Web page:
Though come to think of it, wouldn't that just make the velocity undefined anyway, and not necessarily infinite? Since it would mean that X>0 while T=0 and X/0=[Undefined]...

Again, humor me, I'm just stupid and trying to understand what is probably just a shitpost thread.

>> No.11519714

>>11516428
Wtf? No. Why would it be?

>> No.11519765
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11519765

>>11516428
>>11516436
Yeah, this is correct.

>> No.11519771

>>11516561
Because you're a quantum incel

>> No.11519792

>>11516436
We are not certain when exactly the pendulum is at rest, due to HUP.

>> No.11519930

>>11519269
That's true, but how the fuck does it apply to pendulums? They experience 0 velocity at the apex of their arc

>> No.11519953

>>11519269
Oh yeah and how the fuck do you manage to observe it at x=0 and t=0 you stupid cunt

I'd like to see you time the exact instant when the momentum is zero as your brain collapses like the infinitesimal quantum particle it is because of the sheer stupidity of your retarded thread

>> No.11519955

>>11519930
The idea is that since we know exactly what the velocity is (0) we must have no idea what the position is because of Heisenberg Uncertainty Principle.

>> No.11519974

>>11519955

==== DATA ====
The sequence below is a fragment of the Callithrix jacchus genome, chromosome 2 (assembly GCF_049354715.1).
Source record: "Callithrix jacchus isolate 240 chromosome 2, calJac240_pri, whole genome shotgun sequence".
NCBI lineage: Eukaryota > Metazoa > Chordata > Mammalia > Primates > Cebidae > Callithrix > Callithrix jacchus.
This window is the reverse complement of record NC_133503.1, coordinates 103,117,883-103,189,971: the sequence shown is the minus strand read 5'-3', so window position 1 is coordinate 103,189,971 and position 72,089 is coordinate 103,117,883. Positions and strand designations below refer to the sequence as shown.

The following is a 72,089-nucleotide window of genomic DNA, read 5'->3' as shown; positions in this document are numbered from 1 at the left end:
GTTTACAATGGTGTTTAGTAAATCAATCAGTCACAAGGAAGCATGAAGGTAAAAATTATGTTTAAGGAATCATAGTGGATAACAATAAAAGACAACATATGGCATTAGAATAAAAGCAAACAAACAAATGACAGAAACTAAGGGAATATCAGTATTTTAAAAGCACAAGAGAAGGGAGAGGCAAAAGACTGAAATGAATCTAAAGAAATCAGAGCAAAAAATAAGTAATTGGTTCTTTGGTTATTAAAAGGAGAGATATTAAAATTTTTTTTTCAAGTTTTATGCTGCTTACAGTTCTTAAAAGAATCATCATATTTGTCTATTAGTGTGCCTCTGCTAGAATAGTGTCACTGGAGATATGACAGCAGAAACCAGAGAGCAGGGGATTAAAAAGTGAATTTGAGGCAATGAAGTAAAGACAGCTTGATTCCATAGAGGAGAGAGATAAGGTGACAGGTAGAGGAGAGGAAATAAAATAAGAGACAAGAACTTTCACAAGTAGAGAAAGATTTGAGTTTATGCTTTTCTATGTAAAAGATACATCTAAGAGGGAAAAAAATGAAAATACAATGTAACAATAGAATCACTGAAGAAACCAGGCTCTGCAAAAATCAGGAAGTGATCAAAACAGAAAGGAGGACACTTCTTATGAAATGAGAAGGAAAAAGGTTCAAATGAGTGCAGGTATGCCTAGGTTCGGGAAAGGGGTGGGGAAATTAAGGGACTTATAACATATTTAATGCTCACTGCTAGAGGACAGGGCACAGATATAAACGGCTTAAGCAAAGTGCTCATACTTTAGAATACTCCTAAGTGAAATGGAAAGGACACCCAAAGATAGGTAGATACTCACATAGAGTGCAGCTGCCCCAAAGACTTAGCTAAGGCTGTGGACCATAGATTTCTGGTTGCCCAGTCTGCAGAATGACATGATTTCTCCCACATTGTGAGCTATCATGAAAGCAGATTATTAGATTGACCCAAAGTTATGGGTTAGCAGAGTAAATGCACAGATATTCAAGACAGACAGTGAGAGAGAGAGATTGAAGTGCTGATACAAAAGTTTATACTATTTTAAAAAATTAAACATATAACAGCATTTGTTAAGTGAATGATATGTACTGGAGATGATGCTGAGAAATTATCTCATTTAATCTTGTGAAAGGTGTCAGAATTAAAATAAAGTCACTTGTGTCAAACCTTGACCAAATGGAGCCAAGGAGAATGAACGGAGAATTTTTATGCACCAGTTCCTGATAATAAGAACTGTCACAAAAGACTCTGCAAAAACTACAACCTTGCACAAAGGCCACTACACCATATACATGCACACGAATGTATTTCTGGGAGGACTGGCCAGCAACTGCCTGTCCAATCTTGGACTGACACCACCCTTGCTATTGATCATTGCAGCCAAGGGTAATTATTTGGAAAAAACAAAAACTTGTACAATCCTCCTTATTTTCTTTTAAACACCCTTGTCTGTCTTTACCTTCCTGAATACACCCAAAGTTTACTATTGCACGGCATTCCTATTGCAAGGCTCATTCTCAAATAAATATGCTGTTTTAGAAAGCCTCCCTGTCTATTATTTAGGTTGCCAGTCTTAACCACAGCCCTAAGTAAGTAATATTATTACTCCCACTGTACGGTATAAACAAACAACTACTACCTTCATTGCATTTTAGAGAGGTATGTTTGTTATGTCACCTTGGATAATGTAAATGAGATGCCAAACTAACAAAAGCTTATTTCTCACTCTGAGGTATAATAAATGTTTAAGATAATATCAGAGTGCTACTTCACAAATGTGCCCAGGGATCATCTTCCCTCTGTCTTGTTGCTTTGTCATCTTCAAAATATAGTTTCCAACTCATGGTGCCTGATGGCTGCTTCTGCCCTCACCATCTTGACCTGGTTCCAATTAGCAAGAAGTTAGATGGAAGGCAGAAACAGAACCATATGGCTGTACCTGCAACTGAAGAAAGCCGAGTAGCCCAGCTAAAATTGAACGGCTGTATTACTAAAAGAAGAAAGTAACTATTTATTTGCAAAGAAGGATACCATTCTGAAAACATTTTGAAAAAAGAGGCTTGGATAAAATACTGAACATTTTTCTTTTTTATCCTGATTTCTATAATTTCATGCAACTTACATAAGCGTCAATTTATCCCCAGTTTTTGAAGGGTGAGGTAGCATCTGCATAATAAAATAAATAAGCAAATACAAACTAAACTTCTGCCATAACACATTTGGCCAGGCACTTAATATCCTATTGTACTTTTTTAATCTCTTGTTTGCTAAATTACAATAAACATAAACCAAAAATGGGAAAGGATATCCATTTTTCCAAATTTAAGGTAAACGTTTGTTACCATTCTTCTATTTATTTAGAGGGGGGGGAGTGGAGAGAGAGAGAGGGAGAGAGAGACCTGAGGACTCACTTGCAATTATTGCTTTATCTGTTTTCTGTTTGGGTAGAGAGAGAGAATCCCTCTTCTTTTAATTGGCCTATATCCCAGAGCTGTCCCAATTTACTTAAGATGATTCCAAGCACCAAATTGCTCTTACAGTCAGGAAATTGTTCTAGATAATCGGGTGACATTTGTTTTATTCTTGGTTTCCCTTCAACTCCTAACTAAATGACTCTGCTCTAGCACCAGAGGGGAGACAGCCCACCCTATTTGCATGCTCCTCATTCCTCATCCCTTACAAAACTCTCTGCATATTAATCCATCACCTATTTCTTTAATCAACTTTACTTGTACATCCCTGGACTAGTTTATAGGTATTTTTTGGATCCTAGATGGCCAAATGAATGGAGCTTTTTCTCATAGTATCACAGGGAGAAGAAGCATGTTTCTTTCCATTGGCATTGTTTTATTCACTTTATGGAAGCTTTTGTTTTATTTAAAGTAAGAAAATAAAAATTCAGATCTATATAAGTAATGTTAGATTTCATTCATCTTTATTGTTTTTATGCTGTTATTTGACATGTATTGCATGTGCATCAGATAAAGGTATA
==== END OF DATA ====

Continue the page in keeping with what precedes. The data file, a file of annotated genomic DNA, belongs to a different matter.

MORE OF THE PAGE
Not no idea

But an uncertain idea of it

But since the masses here are very big, the uncertainty is ridiculously low

Good luck finding instruments that can go beyond that uncertainty

>> No.11519978

>>11519974
/thread

>> No.11520012

>>11516428
>There is a principle in physics that states that any event that is not prohibited by the laws of physics should happen!
No, you can use a simple diagonalization argument to disprove that.

>> No.11520833

>>11516428
take the derivative you schizo, it's clearly not infinity.

>> No.11521323 [DELETED] 

>>11521314
No it doesn't. They have the same priority, and that means you have to go from left to right.

8 / 2 * (2 + 2)
8 / 2 * 4
4 * 4
16

>> No.11521324

are you fucking serious

>> No.11521860

>>11519955
But that's a totally separate argument.
Infinite velocity means they can be everywhere.
0 velocity means they can be everywhere.
Which are you going with?

>> No.11521895

*COOF*